When Carolyn Hunter's twin grandsons were born six years ago, she wanted to give them something more than toys and clothes; she wanted to give them an education.
Although Hunter's gift seemed a little premature at the time, she decided to start saving for the two boys right away through the Utah Educational Savings Plan. Since then, Hunter has opened accounts for another grandson and granddaughter, contributing monthly to give the children a college nest egg.
"One of the things that grandparents do is we give children plastic and toys that need batteries — things that gather dust. This is a way to give these children a gift that will ensure a wonderful future," Hunter said.
Hunter's four grandchildren are just a few of the 68,000 college savings accounts opened under the Utah Education Savings Plan, which saw accounts grow by 27 percent last year and just wrapped up its busiest month of the year.
Utah residents opened about 3,400 new accounts for children and grandchildren in 2005, bringing the total assets in the Utah plan to about $1.3 billion. The plan, a 529 savings plan, also saw out-of-state investors growing by record numbers with 78 percent of 2005 investors coming from outside of Utah.
A commercial campaign launched by UESP earlier this year may have helped bring in high numbers in December, director Lynne Ward added. The final crunch to get a tax deduction of up to $3,120 per account also brings in new accounts and investors standing in line during December.
Grandparents, who make up 19 percent of account owners, often come in and open accounts for 20 grandchildren at a time, UESP spokeswoman Anna West said. Parents, who own 77 percent of the accounts, are now coming in to start saving as soon as children are born, which sometimes means lump sum donations or small $10 contributions on birthdays and Christmas, West said.
That growth is a signal to Ward that the word is getting out that saving now can mean avoiding student debt and having more choice in the future.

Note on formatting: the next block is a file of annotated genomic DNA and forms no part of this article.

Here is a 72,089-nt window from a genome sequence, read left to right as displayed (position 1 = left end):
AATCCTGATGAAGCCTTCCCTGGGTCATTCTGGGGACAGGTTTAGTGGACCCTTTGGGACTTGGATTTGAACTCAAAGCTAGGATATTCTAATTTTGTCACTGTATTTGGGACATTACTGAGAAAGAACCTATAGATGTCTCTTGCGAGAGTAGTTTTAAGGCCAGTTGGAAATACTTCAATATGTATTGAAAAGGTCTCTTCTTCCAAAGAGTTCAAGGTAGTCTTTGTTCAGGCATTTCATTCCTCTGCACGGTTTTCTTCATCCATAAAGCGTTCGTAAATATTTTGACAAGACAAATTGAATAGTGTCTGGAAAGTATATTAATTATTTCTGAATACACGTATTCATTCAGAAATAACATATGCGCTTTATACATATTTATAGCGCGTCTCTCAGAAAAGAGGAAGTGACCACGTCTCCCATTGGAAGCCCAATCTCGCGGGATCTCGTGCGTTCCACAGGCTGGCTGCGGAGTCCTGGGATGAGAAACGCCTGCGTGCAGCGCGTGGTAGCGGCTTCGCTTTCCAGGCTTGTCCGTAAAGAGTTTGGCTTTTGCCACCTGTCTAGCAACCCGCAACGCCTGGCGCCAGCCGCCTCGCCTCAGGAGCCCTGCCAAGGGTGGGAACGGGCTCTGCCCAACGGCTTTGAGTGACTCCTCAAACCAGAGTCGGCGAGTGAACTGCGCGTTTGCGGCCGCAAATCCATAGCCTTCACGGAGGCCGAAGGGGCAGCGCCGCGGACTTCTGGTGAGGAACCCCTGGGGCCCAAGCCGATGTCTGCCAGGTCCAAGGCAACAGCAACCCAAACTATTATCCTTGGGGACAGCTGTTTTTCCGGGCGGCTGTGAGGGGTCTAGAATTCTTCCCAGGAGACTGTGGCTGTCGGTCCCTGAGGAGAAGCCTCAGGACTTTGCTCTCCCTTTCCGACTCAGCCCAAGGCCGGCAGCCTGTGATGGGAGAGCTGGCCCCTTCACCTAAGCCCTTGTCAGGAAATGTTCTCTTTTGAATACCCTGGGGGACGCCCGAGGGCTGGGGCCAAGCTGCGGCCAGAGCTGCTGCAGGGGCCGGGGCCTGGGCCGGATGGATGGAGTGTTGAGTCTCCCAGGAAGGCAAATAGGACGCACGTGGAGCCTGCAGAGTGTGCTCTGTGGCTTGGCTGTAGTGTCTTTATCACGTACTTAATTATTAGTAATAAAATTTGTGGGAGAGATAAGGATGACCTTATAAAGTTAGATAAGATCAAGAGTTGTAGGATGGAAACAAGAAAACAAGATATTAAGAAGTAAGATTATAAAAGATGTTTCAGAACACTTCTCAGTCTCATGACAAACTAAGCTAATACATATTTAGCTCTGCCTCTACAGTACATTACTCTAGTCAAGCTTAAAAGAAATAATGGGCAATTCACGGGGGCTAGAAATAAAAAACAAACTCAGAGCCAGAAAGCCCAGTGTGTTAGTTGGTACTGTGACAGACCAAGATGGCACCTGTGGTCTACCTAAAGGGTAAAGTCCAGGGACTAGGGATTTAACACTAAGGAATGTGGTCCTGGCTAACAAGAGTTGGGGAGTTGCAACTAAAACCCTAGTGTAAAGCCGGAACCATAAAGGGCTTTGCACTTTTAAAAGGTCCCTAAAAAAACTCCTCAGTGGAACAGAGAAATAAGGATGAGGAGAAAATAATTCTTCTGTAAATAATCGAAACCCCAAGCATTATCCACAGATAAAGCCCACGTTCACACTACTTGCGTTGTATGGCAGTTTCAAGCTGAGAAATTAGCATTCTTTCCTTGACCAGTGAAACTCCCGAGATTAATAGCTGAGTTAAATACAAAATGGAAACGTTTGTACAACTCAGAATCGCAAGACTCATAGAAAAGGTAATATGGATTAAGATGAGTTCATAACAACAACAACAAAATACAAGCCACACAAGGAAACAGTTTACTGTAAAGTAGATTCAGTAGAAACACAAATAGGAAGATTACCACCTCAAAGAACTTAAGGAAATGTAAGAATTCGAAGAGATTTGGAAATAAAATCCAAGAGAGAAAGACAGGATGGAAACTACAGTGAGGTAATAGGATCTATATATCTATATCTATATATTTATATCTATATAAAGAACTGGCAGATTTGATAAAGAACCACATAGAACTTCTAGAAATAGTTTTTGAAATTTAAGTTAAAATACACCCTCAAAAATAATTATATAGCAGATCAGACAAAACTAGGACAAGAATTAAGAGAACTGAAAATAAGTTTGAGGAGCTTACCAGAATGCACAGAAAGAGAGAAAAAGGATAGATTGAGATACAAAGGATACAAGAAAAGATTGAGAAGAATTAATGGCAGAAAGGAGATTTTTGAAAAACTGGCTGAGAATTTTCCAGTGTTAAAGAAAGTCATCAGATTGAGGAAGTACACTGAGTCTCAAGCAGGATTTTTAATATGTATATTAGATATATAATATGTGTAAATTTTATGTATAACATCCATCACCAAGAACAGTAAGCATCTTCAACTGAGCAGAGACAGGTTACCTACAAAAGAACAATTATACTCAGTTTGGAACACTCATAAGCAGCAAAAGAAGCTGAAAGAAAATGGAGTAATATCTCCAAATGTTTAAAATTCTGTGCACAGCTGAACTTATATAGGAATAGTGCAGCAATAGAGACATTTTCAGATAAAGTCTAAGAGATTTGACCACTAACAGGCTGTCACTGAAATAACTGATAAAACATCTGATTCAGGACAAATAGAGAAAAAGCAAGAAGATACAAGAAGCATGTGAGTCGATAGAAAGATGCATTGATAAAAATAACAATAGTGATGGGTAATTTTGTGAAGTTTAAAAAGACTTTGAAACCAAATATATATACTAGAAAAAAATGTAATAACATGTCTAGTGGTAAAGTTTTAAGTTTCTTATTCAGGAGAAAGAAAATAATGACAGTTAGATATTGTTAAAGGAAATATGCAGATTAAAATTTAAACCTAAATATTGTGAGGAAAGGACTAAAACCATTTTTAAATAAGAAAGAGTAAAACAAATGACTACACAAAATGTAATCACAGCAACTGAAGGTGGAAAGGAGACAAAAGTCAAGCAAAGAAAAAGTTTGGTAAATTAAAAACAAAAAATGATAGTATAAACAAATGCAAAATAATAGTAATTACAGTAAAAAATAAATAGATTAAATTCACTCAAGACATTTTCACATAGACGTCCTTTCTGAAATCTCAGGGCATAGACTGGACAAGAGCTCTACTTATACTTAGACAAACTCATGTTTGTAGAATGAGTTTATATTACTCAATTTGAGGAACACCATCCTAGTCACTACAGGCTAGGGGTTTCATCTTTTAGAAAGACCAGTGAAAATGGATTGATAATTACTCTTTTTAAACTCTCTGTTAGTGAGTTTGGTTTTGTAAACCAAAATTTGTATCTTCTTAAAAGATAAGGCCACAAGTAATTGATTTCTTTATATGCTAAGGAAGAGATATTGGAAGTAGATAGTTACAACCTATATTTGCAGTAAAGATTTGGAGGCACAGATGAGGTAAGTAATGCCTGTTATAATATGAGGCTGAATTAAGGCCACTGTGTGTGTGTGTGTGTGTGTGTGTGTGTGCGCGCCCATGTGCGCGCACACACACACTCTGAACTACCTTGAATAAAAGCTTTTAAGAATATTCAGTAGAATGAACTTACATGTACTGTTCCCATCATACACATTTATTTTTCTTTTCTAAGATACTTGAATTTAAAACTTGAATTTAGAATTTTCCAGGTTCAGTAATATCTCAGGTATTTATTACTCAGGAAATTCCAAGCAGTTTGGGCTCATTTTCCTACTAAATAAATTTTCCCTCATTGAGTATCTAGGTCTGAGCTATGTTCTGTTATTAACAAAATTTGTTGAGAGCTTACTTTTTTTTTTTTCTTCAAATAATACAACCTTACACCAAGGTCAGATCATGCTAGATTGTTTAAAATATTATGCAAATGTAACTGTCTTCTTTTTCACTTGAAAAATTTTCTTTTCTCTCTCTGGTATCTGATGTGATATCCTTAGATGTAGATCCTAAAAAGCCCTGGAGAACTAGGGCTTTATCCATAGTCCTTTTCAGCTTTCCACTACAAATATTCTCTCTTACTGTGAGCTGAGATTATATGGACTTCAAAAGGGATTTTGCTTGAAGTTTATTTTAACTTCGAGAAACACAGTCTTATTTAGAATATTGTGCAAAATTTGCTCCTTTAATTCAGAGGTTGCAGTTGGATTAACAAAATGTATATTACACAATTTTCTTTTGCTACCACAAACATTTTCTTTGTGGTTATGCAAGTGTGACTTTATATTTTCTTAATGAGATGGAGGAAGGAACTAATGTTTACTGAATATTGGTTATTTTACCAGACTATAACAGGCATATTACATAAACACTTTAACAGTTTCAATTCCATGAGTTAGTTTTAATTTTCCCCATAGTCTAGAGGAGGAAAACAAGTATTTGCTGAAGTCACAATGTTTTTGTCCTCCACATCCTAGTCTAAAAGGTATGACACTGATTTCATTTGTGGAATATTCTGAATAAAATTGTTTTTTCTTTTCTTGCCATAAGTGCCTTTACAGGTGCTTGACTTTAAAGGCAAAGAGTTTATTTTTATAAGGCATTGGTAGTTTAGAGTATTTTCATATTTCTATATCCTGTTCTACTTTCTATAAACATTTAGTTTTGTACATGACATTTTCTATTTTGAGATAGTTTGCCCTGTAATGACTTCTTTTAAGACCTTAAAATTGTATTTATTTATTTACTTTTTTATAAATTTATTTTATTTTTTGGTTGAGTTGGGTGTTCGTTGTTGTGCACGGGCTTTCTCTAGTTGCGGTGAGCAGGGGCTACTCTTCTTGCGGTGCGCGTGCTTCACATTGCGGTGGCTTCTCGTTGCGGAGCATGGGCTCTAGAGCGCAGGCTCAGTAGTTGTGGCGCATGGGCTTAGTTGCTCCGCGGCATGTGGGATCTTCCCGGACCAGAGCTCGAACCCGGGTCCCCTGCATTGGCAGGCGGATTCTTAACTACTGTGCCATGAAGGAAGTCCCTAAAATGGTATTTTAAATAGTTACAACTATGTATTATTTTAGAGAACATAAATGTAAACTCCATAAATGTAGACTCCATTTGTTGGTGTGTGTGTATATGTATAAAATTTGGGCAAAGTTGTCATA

"If a young person has a college savings account ready for them when they're ready to go to college, they're more inclined to go to college," Ward said.
As tuition costs continue to go up, Ward said saving now for college is becoming a critical factor in whether Utah students are able to afford higher education. Figures from the Utah System of Higher Education show also show that since 2001, the average debt burden for four years of higher education has jumped 14 percent to $14,049.
For Hunter, having a small amount taken out of her paycheck each month seemed like a better option than having her grandchildren face interest rates and student debts that can often take years to pay off.
"If they can have this little bonus in advance it will make a big difference and motivate them to apply for Ivy League colleges or something bigger and better," she said. "Knowing they have this in their pocket will empower them."
Commissioner of Higher Education Rich Kendell said the savings plan is even more critical for students now as tuition rates continue to increase each year. Although the Utah System of Higher Education has asked for more money for need-based loans for students, Kendell said the office is working to encourage parents and grandparents to save for the future.
College grants and federal loans may be the best option for some students, but Kendell said a savings account means interest-free money that can be used for tuition, books, housing and even computer equipment required for class.
"They're in a better position than taking out a loan because it's your money," he said. "We're trying to encourage everybody to get into the savings mode. I think there's so much more dependence on education these days. It's very difficult to be competitive in our world without some post-secondary education."
The popularity of the Utah plan has grown recently, West added, as families have become more aware of the tax deduction benefits, as well as Utah's low fees and no minimum requirements. The plan also allows money to be transferred to other relatives if the student in the original account gets a scholarship or decides not to go to college.
In addition, the account owner and the beneficiary do not have to live in Utah. The money can also be applied to college expenses at any university with federal aid programs, not just Utah schools.